© Greg Nash
Kellyanne Conway made 10 paid speaking gigs and held down 66 consulting clients in the midst of the 2016 presidential campaign, according to newly disclosed financial disclosure forms.
The counselor to President Donald TrumpDonald TrumpOvernight Defense & National Security — The Pentagon's deadly mistake Overnight Energy & Environment — Presented by Climate Power — Interior returns BLM HQ to Washington France pulls ambassadors to US, Australia in protest of submarine deal MORE, who had also worked on his campaign, had a slew of conservative clients: Freedom Partners, the National Rifle Association, the Right to Life Committee, Citizens United, the Tea Party Patriots, and the Judicial Crisis Network, which is now running adds and hiring lobbyists to urge support in the Senate for Trump’s Supreme Court nominee Neil Gorsuch.
Overall, she earned more than $800,000 in income from her firm, The Polling Company/WomanTrend, last year.
At least $50,000 of that came from speaking engagements. She gave 10 last year, each worth at least $5,000, though forms do not specify amounts.
Some of those include the Indiana Energy Association; Laffer Associates, an economic research and consulting firm; National Ocean Industries Association, an industry group for offshore drilling companies; Point 72 Asset Management, a hedge fund that changed its name after it paid a record $1.2 billion penalty to the government in 2013 for insider trading violations.
Conway also consulted for the Center for Medical Progress, a controversial anti-abortion group that released highly edited undercover videos attempting to show that Planned Parenthood illegally sold aborted fetal parts. (A grand jury in Texas cleared Planned Parenthood of all wrongdoing; the two people behind the videos had charges dropped against them in Texas but are now facing new felony charges in California.)
There are not dates on any of the speaking fees or consulting fees listed in her disclosure.
During the 2016 campaign, she consulted for several other political entities.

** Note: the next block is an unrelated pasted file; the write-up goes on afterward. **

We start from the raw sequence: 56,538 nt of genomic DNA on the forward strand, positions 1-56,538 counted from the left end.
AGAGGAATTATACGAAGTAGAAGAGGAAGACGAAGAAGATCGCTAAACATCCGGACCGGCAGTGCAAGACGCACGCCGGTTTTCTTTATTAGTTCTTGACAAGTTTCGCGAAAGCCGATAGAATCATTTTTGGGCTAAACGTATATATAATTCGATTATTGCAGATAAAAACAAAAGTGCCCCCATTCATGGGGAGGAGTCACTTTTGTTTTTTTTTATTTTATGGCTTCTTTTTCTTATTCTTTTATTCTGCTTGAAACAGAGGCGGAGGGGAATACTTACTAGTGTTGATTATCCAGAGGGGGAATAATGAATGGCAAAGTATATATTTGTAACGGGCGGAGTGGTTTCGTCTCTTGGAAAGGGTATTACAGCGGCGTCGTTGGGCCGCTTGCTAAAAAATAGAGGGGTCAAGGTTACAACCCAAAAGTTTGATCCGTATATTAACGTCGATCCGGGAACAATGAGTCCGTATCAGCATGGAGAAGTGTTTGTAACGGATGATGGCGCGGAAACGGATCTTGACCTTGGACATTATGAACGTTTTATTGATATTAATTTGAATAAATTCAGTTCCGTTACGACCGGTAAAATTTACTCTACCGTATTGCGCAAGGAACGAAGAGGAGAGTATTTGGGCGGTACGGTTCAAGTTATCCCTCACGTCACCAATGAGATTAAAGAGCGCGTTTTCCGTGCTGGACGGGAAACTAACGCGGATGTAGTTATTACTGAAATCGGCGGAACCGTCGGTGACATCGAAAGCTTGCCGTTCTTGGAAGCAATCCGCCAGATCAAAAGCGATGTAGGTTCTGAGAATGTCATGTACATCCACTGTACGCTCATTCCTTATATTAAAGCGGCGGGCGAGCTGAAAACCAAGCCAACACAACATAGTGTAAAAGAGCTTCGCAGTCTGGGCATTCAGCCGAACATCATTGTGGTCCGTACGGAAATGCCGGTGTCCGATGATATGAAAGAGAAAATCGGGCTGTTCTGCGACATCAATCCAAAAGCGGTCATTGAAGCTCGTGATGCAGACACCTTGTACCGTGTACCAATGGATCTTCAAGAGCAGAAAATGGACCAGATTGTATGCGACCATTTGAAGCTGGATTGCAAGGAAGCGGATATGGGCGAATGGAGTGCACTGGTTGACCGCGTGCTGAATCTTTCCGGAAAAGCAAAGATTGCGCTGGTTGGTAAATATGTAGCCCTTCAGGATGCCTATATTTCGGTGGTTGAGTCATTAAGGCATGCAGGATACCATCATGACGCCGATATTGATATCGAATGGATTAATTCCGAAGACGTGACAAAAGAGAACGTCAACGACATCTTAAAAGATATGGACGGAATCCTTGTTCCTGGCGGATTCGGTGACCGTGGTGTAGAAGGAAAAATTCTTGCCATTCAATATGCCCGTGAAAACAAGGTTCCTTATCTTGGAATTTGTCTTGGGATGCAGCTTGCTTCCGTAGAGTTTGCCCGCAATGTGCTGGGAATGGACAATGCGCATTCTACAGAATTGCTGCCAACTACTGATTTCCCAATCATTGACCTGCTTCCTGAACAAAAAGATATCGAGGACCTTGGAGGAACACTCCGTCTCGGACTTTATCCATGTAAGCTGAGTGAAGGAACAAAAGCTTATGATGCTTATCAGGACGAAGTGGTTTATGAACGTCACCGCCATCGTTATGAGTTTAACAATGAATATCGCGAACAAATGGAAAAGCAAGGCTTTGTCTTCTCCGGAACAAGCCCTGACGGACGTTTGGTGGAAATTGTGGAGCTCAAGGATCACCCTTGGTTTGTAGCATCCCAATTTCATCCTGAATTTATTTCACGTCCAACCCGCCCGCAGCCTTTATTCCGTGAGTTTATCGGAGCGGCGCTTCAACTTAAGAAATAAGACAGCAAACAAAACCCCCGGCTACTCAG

Among those listed on forms are the campaigns of Reps. Rod Blum (R-Iowa), Lee Zeldin (R-N.Y.), and Gary Palmer (R-Ind.), the National Republican Senatorial Committee, and Eric Holcomb, who replaced Vice President Mike PenceMichael (Mike) Richard PenceEthics group files complaint against former Pence chief of staff Marc Short Pence aiming to raise M ahead of possible 2024 run: report Congress could stop Milley's nuclear weapons quandary from happening again MORE as governor of Indiana.
She also did consulting work for Keep the Promise, a network of super-PACs formed to support Sen. Ted CruzRafael (Ted) Edward CruzMore than 10,000 migrants await processing under bridge in Texas Senators slow Biden with holds at Pentagon, State The Hill's Morning Report - Presented by National Industries for the Blind - Schumer: Dem unity will happen eventually; Newsom prevails MORE (R-Texas) in his bid for the White House and Trusted Leadership PAC, another super-PAC that backed Cruz.
Conway championed Cruz’s campaign until he dropped out of the race in June. She then went to work for Trump, who she had criticized earlier in the year as “a man who seems to be offending his way to the nomination.”
Her net worth is in the millions.
Her husband, George Coway, is a partner at law firm Wachtell, Lipton, Rosen & Katz in New York. His investments and retirement accounts through the firm are worth more than $2 million, forms say.
It was reported earlier this month that he has been chosen to lead the Justice Department's civil division.
Money market funds add another $6 million to the Conways’ minimum net worth, and could be valued at as much as $30 million. They hold stock in Altria Group, Kraft Heinz, Pfizer, Philip Morris and Mondelez, which is known for brands like Oreo, Nabisco, Cadbury and Trident.
The Conways have a checking account containing $500,000 to $1 million and no liabilities.